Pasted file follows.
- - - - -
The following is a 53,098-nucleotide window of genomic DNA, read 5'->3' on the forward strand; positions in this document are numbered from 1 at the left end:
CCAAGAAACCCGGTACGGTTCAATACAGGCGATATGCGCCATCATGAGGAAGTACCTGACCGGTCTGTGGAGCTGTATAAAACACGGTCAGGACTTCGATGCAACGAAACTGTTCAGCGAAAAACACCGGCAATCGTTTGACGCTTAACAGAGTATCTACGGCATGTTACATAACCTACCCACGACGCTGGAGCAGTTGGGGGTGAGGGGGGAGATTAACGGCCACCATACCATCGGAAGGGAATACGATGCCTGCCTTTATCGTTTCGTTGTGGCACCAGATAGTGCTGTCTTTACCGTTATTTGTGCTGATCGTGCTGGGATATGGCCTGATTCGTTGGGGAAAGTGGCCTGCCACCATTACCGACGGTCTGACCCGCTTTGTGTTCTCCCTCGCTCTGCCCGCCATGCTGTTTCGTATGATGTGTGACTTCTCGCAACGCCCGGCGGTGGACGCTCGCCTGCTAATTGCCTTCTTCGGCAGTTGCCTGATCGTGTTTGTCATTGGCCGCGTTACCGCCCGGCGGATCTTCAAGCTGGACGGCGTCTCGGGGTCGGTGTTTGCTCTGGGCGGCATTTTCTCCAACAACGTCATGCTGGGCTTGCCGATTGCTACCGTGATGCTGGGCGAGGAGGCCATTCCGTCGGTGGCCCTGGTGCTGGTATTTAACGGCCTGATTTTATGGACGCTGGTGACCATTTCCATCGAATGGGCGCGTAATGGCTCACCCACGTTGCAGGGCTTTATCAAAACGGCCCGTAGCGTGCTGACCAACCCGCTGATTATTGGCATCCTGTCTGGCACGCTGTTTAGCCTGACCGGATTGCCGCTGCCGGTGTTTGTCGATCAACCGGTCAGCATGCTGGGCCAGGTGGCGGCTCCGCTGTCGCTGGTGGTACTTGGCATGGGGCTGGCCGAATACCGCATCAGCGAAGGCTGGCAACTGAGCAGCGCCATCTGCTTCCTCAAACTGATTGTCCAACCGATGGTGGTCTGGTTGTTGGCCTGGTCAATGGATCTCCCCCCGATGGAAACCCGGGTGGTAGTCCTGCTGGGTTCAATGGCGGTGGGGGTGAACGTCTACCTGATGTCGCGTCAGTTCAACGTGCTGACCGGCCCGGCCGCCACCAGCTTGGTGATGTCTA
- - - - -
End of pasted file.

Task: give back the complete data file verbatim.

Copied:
The following is a 53,098-nucleotide window of genomic DNA, read 5'->3' on the forward strand; positions in this document are numbered from 1 at the left end:
CCAAGAAACCCGGTACGGTTCAATACAGGCGATATGCGCCATCATGAGGAAGTACCTGACCGGTCTGTGGAGCTGTATAAAACACGGTCAGGACTTCGATGCAACGAAACTGTTCAGCGAAAAACACCGGCAATCGTTTGACGCTTAACAGAGTATCTACGGCATGTTACATAACCTACCCACGACGCTGGAGCAGTTGGGGGTGAGGGGGGAGATTAACGGCCACCATACCATCGGAAGGGAATACGATGCCTGCCTTTATCGTTTCGTTGTGGCACCAGATAGTGCTGTCTTTACCGTTATTTGTGCTGATCGTGCTGGGATATGGCCTGATTCGTTGGGGAAAGTGGCCTGCCACCATTACCGACGGTCTGACCCGCTTTGTGTTCTCCCTCGCTCTGCCCGCCATGCTGTTTCGTATGATGTGTGACTTCTCGCAACGCCCGGCGGTGGACGCTCGCCTGCTAATTGCCTTCTTCGGCAGTTGCCTGATCGTGTTTGTCATTGGCCGCGTTACCGCCCGGCGGATCTTCAAGCTGGACGGCGTCTCGGGGTCGGTGTTTGCTCTGGGCGGCATTTTCTCCAACAACGTCATGCTGGGCTTGCCGATTGCTACCGTGATGCTGGGCGAGGAGGCCATTCCGTCGGTGGCCCTGGTGCTGGTATTTAACGGCCTGATTTTATGGACGCTGGTGACCATTTCCATCGAATGGGCGCGTAATGGCTCACCCACGTTGCAGGGCTTTATCAAAACGGCCCGTAGCGTGCTGACCAACCCGCTGATTATTGGCATCCTGTCTGGCACGCTGTTTAGCCTGACCGGATTGCCGCTGCCGGTGTTTGTCGATCAACCGGTCAGCATGCTGGGCCAGGTGGCGGCTCCGCTGTCGCTGGTGGTACTTGGCATGGGGCTGGCCGAATACCGCATCAGCGAAGGCTGGCAACTGAGCAGCGCCATCTGCTTCCTCAAACTGATTGTCCAACCGATGGTGGTCTGGTTGTTGGCCTGGTCAATGGATCTCCCCCCGATGGAAACCCGGGTGGTAGTCCTGCTGGGTTCAATGGCGGTGGGGGTGAACGTCTACCTGATGTCGCGTCAGTTCAACGTGCTGACCGGCCCGGCCGCCACCAGCTTGGTGATGTCTA